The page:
Our Favourite Celebrity Memoirs

Do you ever daydream about how worry-free life must seem through the eyes of a celebrity? We do. We imagine that the world would look…shinier. More glamorous. And while that may be the case, we’ve come to learn through reading our favourite celebrity memoirs that though its rewards are seemingly endless, life in the spotlight doesn’t always exempt its chosen ones from their fair share of challenges, blunders and missteps.

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Because when you take away the glitz, the glam and the wealth (…need we go on?), the famous faces behind these memoirs are, underneath it all, people who are just trying their best to figure it all out. Celebrities: they’re—

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—kind of like us.


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Unfiltered by Lily Collins

To us, Lily Collins has always felt a little more accessible than other celebrities—her unaffected approachability gives us the impression that she’d just as soon be your friend as grace your screen. And since Unfiltered focuses on urging readers to embrace who they are—as they are—it turns out that we were onto something. The candid, honest (and truly unfiltered) way in which Lily writes has reaffirmed for us just how relatable and down-to-earth of a person she really is—both on-screen and off. ENTER TO WIN A COPY!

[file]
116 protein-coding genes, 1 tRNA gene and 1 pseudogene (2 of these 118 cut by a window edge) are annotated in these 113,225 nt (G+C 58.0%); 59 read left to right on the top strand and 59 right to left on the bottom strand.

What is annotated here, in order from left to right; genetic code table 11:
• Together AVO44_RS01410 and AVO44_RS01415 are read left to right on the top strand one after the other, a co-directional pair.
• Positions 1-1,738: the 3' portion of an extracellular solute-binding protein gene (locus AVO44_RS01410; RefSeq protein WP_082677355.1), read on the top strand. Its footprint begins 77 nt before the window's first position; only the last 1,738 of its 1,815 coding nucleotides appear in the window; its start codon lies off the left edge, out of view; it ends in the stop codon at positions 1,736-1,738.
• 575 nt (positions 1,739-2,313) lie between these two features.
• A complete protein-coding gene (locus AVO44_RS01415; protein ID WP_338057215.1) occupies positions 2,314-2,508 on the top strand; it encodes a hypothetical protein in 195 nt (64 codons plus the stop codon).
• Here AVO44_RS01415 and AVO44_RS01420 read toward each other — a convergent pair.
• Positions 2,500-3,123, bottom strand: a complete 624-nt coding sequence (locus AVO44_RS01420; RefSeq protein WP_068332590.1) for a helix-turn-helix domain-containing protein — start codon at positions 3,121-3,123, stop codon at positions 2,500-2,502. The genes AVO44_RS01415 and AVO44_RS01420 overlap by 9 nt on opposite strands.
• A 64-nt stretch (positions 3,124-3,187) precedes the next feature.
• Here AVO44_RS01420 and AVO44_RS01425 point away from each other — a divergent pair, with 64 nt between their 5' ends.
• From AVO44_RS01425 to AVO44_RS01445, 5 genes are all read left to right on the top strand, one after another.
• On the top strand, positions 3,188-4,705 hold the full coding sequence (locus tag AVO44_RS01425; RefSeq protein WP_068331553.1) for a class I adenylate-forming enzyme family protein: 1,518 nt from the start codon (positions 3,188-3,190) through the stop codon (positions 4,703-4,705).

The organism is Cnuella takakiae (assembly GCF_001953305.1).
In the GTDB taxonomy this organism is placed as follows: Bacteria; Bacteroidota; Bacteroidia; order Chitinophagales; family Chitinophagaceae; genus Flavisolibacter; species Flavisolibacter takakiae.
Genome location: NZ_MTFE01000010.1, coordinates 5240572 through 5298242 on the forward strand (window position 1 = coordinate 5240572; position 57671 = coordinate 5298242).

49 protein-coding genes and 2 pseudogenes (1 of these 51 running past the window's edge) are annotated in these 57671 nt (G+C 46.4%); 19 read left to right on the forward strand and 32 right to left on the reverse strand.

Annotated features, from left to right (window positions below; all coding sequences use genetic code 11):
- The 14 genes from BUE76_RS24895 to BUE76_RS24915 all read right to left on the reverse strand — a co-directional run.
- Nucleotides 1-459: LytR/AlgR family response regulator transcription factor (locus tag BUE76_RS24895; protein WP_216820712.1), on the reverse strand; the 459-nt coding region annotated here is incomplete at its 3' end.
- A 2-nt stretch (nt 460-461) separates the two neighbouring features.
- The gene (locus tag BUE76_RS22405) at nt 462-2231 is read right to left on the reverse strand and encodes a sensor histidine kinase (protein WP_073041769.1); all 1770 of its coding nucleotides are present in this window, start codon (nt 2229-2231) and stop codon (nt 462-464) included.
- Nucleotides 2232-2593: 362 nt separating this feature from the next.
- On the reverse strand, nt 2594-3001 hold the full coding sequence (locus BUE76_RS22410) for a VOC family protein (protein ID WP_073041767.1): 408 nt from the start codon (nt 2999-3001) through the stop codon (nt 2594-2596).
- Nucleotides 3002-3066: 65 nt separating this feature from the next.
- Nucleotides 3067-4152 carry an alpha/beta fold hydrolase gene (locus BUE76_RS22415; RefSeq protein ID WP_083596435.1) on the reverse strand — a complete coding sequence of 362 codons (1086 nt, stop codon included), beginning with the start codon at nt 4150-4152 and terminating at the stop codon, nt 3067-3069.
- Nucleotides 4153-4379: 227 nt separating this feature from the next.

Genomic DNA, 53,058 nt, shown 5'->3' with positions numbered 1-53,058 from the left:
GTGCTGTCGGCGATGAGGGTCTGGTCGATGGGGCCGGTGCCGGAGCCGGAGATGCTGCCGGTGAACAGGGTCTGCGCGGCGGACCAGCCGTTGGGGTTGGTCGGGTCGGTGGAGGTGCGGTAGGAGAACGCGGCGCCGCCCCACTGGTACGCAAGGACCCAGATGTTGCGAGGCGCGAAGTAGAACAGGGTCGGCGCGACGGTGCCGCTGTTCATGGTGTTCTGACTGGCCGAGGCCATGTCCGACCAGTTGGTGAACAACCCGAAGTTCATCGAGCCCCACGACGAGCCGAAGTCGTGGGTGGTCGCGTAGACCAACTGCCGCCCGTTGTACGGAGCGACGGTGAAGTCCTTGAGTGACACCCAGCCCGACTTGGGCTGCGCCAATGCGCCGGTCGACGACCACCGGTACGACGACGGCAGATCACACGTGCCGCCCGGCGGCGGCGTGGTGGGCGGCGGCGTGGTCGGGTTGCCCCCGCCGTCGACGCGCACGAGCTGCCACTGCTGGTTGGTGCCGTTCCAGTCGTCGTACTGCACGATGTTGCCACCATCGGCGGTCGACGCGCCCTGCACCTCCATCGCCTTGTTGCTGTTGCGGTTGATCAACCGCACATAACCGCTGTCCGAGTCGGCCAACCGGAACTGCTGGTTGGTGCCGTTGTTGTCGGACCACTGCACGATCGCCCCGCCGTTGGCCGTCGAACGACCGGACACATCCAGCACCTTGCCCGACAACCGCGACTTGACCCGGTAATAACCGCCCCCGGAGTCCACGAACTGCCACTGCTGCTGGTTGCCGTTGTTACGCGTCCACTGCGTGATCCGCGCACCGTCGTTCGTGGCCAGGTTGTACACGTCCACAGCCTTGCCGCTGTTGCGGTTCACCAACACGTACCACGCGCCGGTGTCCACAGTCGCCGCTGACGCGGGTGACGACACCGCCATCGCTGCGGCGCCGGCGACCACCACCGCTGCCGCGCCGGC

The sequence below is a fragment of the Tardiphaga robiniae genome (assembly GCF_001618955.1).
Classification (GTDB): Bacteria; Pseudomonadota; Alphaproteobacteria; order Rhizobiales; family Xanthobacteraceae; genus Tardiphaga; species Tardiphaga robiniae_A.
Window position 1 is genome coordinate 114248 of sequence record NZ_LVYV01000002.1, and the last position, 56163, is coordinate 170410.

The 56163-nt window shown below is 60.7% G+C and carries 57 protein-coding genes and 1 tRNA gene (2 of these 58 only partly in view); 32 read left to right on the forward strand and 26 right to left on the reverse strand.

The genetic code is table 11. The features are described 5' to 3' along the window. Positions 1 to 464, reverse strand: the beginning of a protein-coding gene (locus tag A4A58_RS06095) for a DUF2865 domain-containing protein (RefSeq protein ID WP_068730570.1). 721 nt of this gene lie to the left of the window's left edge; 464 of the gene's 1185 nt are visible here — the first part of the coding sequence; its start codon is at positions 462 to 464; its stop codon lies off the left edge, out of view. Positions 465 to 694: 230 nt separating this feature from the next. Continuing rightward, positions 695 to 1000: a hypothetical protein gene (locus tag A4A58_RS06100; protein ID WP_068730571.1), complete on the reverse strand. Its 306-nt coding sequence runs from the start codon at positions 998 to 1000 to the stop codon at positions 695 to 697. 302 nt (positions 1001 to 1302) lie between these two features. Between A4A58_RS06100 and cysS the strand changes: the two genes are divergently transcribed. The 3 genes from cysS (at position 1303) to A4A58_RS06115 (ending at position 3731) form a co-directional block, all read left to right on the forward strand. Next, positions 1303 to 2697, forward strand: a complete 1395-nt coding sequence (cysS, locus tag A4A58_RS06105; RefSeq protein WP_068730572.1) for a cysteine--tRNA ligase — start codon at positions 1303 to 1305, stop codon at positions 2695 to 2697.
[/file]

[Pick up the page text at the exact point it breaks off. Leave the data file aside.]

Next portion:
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Buffering by Hannah Hart

We can’t get enough of Hannah Hart. From her wildly popular YouTube vlog to her hilarious (but surprisingly helpful!) My Drunk Kitchen, Hannah’s got unparalleled, unlimited charisma both onscreen and on paper. So, it’s an understatement to say that we couldn’t wait to hear what she had to say next in her new memoir, Buffering, which is an invitation into Hannah’s experiences with family, faith, love, sexuality, self-worth, friendship and fame. Prefaced with a note from the sage herself: “when you read this book, please remember: buffering is just the time it takes to process”.

 

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The Rainbow Comes and Goes by Anderson Cooper and Gloria Vanderbilt

 The perspectives of Anderson and his mother, Gloria Vanderbilt, come together beautifully and insightfully in this shared memoir. Both a son’s love letter to his mother and an unconventional mom’s life lessons for her son, The Rainbow Comes and Goes offers a rare window into their close relationship and fascinating life stories.

 

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Yes Please by Amy Poehler

Out of the sharknado that is the landscape of current events, something special has emerged: women helping women. Because while it’s true that we’re comforted by times of ease, we’re bonded by times of opposition—and no one encourages women to lift one another up in strength and solidarity during these times as charmingly as Amy Poehler. Do we want the chance to read, all in one place, the words of wisdom she’s whipped up just for us readers? Yes, please.